The Tailor of Panama

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“The Tailor of Panama” is the first film to be shot on location in that country, and what a grand portrait it paints! Lush landscapes, charming locals, and corruption as far as the eye can see.

The post-Noriega Panama is, in this droll spy film, a place of crumbling morals and even worse social strata: Everyone is either dirt poor or filthy rich. It’s “Casablanca, without heroes,” says the title character, Harry Pendel (Geoffrey Rush), whose client list includes every wealthy man in Panama City.

He is approached by Andy Osnard (Pierce Brosnan), a British spy seeking personal gain. There’s little real trouble at this point, with Noriega out of the picture, so Andy creates some with Harry’s help. He figures to make everyone fear Panama’s about to sell the canal out from under the United States (which still controls it at this point), and pocket whatever millions he can get out of the trouble he starts.

Harry is coerced into helping because he has a checkered past he’d rather his American wife Louisa (Jamie Lee Curtis) not know about. As tailor to the stars, he hears a lot of secrets, and in exchange for having his considerable debts paid off, he tells Andy more than he actually knows. His drunken friend Mickie (Brendan Gleeson), he says, is still part of a “silent resistance,” as is his secretary, Marta (Leonor Varela). With a little greasing of the palms, they could be rallied to action.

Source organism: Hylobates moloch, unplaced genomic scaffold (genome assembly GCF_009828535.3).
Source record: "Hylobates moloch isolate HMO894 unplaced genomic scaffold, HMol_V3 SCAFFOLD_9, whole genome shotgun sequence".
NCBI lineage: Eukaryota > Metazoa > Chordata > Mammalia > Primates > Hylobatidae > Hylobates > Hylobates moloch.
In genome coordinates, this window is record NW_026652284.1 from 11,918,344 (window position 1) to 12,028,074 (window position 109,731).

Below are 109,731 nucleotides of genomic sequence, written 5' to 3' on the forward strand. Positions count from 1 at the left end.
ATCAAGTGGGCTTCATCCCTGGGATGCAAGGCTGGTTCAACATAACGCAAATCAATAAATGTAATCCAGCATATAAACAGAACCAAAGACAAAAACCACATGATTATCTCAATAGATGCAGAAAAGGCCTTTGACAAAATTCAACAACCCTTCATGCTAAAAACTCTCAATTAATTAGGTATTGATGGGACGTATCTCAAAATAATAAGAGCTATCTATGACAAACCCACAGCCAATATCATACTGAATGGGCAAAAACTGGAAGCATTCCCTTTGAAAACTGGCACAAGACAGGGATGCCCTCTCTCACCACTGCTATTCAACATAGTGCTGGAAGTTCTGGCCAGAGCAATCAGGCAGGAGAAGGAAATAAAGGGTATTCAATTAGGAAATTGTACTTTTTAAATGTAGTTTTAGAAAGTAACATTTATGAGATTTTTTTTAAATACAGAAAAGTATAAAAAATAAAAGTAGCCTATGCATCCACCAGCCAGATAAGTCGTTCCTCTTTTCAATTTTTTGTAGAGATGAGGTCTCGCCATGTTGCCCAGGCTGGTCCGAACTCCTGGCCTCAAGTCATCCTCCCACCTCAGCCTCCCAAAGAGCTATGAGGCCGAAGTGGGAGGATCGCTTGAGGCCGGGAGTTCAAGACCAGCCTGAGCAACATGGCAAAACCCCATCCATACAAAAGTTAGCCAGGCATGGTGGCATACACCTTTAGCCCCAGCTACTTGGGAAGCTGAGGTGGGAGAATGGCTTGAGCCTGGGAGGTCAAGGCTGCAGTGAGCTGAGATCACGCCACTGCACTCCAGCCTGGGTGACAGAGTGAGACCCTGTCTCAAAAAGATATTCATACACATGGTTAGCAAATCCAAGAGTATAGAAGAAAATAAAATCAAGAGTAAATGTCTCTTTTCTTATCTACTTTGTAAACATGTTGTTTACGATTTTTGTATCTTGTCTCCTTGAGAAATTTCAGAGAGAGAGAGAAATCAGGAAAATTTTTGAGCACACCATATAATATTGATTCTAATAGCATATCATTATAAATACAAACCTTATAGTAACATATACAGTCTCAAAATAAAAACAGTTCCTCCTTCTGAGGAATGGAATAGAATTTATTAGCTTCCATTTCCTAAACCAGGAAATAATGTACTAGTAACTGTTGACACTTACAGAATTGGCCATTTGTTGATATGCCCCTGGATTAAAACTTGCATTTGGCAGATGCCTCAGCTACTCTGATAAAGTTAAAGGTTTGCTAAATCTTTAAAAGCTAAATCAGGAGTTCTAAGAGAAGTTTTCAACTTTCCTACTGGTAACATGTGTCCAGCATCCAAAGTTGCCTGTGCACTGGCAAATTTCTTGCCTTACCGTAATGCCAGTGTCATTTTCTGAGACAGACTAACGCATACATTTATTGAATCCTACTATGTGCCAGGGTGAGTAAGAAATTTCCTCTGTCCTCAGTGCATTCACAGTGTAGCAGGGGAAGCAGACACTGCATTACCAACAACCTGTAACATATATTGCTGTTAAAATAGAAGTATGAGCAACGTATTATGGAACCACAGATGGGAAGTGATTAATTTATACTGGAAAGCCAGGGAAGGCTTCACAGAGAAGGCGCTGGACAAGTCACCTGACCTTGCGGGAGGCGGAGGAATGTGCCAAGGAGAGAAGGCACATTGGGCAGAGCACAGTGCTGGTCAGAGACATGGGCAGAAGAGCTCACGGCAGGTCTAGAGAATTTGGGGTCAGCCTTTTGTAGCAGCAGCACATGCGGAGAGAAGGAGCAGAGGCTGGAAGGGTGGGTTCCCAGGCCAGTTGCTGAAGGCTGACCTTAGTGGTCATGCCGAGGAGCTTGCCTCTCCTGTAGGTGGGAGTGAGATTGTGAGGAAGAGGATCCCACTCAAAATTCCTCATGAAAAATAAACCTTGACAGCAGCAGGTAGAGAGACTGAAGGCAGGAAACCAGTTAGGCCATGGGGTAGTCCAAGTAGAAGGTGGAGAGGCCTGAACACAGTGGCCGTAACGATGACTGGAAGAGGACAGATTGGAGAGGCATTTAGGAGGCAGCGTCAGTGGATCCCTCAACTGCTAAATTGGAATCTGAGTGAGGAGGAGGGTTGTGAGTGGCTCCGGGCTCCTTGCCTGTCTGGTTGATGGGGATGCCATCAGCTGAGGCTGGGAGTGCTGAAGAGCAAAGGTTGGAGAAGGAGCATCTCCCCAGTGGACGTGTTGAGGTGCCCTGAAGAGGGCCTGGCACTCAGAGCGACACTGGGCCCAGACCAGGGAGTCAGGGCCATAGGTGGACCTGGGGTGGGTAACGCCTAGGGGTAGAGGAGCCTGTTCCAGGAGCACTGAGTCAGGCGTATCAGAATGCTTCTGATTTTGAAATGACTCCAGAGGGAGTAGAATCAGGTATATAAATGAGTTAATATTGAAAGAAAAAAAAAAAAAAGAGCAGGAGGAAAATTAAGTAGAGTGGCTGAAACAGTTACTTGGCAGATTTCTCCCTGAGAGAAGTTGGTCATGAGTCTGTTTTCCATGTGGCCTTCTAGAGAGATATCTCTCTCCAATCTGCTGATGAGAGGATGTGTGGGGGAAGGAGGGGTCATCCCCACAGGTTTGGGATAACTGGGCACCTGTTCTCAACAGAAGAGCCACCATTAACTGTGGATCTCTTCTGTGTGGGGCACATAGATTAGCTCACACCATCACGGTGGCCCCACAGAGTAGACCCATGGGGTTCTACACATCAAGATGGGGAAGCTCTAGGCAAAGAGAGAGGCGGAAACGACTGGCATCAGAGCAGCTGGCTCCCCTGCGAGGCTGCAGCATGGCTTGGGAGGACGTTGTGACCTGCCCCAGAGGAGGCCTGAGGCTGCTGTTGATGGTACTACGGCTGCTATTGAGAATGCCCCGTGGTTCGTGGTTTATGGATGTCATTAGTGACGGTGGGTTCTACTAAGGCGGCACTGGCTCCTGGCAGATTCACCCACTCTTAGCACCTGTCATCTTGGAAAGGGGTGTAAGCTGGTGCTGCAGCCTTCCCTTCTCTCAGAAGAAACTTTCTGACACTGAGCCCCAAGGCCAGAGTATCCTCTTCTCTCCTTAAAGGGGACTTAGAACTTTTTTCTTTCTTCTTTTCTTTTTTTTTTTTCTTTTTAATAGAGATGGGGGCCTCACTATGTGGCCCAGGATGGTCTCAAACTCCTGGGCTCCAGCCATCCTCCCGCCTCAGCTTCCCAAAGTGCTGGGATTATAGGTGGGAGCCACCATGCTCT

Part of the fun of this film is not knowing exactly how much Harry is making up, and how much is real. At the same time, we’re never entirely sure what to make of Andy. We know he’s a scoundrel — sort of a James Bond type, but more vulgar — but what depths his dishonesty goes to we don’t fully grasp until the end.

It’s a good old-fashioned espionage caper film, with one significant difference: Where the thrill usually comes from seeing everything unravel at the end, here we witnessed the, uh, raveling in the first place. The intrigue is created right before our eyes. We see the webs weaved, and then we see their undoing. Very slick, very fun.

Andrew Davies, adapting John Le Carre’s novel, writes whip-smart characters and dialogue. I love Harry’s succinct, perfect description of the corruption that remains after Noriega: “They got Ali Baba, but they missed his 40 thieves.” And is anyone else as impressed as I am by Geoffrey Rush drawing chalk lines for a new suit like he’s been doing it all his life? What a thoroughly enjoyable little film.

A (; R, frequent harsh profanity, extremely strong sexuality, abundant nudity, some violence.)

In 2012, I reconsidered this movie for my Re-Views column at Film.com.

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